Some of the oral history fragments that play out during the performance are great. I loved the one about the guy following lazer lights that formed a cross beam in the sky to help convoys find their way to the rave.  Where did you gather up these accounts?

I interviewed them, and the edited them for the show. The 2 ravers are people I know from going out. One became a friend after seeing them down Swerve over and over. As I say in the show, the other, Jamie, has been at almost every drum and bass night in London I’ve ever been to. Of all people I thought he’d have some interesting insights – so I tracked him down and we talked over a cup of tea. Of course the DJs get attention for what they have done for the music and so on, but where would it all be without people like Jamie?

Then there’s my sister, who was a born again Christian when she was a teen, and my local vicar who’s just round the corner. And last my meditation teacher – a Buddhist monk who grew up in Yorkshire i think. I like the blend those 5 voices give alongside the jungle soundtrack. Its a fairly contemporary and British cross section of the ravey spiritual themes at play.

Club culture is also beset by a host of problems on the outside too, such as the negative attention a space like Fabric gets from the press and authorities over drugs and whatever other hidden agendas play out. Do you think there is a difference though between a club space and a rave space? If so what are they?

During the interview, Jamie was pretty clear on the difference between the big outdoor raves in the middle of nowhere, and the club nights that followed once the raves got shut down. It seems that the ‘rave’ word has taken on slightly different connotations these days. Its more about what you are doing then where you are. I like the notion of a rave space being something that could be found within as well as without.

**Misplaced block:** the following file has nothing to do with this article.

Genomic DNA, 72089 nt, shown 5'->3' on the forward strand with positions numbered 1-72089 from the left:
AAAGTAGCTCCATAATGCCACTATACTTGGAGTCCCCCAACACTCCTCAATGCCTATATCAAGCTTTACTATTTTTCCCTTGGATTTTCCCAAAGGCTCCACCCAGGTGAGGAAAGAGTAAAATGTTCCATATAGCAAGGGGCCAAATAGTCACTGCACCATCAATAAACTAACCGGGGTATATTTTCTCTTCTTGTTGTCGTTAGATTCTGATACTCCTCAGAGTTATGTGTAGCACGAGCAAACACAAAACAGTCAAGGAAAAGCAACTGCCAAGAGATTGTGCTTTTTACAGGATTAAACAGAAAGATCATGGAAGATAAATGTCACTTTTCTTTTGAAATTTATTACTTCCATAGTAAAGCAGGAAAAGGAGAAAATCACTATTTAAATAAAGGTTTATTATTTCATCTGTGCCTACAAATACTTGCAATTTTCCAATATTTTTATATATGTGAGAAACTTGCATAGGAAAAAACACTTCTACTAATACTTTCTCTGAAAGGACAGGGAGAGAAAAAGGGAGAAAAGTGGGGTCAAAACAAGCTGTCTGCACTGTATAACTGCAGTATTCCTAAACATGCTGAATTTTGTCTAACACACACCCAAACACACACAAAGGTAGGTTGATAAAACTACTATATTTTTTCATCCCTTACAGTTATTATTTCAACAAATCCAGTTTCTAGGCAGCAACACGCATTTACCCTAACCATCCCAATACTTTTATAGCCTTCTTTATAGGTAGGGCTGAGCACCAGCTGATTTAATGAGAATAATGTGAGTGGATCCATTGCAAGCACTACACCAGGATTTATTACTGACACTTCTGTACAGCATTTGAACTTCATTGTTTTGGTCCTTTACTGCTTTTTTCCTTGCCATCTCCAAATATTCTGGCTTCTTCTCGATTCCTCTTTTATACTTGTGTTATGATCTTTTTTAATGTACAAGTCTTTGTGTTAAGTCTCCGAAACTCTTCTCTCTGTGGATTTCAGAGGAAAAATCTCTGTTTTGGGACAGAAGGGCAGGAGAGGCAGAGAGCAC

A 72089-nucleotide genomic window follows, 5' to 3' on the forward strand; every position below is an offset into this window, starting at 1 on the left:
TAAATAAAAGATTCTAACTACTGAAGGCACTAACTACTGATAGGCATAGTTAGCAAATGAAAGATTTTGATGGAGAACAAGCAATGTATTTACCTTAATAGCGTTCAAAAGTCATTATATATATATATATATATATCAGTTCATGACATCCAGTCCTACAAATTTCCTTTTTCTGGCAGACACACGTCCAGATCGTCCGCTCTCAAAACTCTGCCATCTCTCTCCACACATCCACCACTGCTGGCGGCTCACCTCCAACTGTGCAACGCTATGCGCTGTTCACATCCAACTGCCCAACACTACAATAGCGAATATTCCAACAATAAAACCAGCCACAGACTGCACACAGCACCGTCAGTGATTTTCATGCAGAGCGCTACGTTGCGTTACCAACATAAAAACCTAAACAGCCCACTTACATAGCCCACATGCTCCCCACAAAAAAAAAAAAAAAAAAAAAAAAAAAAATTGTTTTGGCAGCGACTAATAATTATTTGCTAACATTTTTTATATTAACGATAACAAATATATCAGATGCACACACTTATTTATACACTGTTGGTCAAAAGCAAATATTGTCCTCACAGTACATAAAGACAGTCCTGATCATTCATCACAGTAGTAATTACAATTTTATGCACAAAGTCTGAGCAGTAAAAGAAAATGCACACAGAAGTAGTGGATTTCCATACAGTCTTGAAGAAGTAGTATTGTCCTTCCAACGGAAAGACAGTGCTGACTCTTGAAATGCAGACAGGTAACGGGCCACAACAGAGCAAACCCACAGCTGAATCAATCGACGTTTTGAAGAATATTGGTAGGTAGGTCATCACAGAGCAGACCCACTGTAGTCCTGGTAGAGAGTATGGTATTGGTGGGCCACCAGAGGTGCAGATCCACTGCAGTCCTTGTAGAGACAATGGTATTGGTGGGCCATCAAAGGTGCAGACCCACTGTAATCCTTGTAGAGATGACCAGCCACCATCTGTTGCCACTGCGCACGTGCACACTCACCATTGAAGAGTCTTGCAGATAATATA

At one point, a really direct comparison is made between how people act at evangelical Christian events and raves. For instance, There’s even a comparison made to people speaking in tongues and MC’s on the mic.  Does it surprise you that some people react fairly negatively to this? 

Not at all! The narrative running through that scene is the journey of my sister, as a teenager, experiencing that evangelical environment en mass…her closing words there strike a strong chord with me:

“but then, if it didn’t happen to you you’d be worried that you weren’t holy enough, or in touch with God enough, so why wasn’t it happening to you? So you’re sort of stood there going ‘well clearly I’ve not been good enough and clearly I need to try harder, and i need to pray harder and all of that…”

That sense of guilt, discomfort and separateness are all present in this exploration of identity and transcendence. In The Rave Space we take expectations, preconceptions and put them all in the mix and blend. We are looking for that something beyond that the ravers are reaching out to – where is that to be found, if not beyond the rigid thoughts and opinions of our thinking minds?

Find out more about The Rave Space right here and keep an eye peeled for more performances.